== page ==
# DSA Insertion Sort Time Complexity

See this page for a general explanation of what time complexity is.

## Insertion Sort Time Complexity

The worst case scenario for Insertion Sort is if the array is already sorted, but with the highest values first. That is because in such a scenario, every new value must "move through" the whole sorted part of the array.

These are the operations that are done by the Insertion Sort algorithm for the first elements:

- The 1st value is already in the correct position.
- The 2nd value must be compared and moved past the 1st value.
- The 3rd value must be compared and moved past two values.
- The 3rd value must be compared and moved past three values.
- And so on..

If we continue this pattern, we get the total number of operations for \(n\) values:

\[1+2+3+...+(n-1)\]

This is a well known series in mathematics that can be written like this:

\[ \frac{n(n-1)}{2} = \frac{n^2}{2} - \frac{n}{2} \]

For very large \(n\), the \(\frac{n^2}{2}\) term dominates, so we can simplify by removing the second term \(\frac{n}{2}\).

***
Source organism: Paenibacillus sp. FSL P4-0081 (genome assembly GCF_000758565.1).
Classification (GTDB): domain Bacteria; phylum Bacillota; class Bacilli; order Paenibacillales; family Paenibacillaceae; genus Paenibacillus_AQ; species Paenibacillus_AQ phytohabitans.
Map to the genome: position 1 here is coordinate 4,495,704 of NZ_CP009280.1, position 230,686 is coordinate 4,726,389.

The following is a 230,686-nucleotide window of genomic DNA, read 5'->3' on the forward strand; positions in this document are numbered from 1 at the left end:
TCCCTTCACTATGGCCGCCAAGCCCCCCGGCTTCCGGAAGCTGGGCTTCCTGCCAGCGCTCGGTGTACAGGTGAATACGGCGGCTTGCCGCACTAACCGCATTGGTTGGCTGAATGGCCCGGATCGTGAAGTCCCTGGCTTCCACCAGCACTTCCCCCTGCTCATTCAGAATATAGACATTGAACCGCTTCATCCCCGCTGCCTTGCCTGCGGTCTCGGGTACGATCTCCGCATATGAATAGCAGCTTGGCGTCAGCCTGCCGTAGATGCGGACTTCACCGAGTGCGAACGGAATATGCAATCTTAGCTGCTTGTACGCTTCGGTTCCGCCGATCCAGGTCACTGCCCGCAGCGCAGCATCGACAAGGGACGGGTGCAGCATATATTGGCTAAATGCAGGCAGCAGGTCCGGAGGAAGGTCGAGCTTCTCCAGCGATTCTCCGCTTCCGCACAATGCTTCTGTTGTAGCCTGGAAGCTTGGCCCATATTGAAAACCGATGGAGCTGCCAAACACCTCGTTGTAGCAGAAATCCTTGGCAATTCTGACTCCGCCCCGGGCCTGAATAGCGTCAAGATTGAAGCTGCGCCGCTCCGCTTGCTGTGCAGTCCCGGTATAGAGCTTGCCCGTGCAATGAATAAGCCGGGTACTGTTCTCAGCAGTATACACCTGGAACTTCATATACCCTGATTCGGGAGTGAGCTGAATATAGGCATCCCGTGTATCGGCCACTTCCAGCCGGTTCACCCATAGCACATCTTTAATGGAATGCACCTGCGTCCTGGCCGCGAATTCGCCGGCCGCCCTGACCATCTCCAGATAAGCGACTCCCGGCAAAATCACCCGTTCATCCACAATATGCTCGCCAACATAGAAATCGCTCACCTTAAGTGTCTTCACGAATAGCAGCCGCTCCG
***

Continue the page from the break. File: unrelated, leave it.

Using Big O notation, we get this time complexity for the Insertion Sort algorithm:

\[ O(\frac{n^2}{2}) = O(\frac{1}{2} \cdot n^2) = \underline{\underline{O(n^2)}} \]

The time complexity can be displayed like this:

As you can see, the time used by Insertion Sort increases fast when the number of values is \(n\) increased.

## Insertion Sort Simulation

Use the simulation below to see how the theoretical time complexity \(O(n^2)\) (red line) compares with the number of operations of actual Insertion Sorts.

{{ this.userX }}

Operations: {{ operations }}

For Insertion Sort, there is a big difference between best, average and worst case scenarios. You can see that by running the different simulations above.

The red line above represents the theoretical upper bound time complexity \(O(n^2)\), and the actual function in this case is \(1.07 \cdot n^2\).

Remember that a function \(f(n)\) is said to be \(O(g(n))\) if we have a positive constant \(C\) so that \(C \cdot g(n)>f(n)\).

In this case \(f(n)\) is the number of operations used by Insertion Sort, \(g(n)=n^2\) and \(C=1.07\).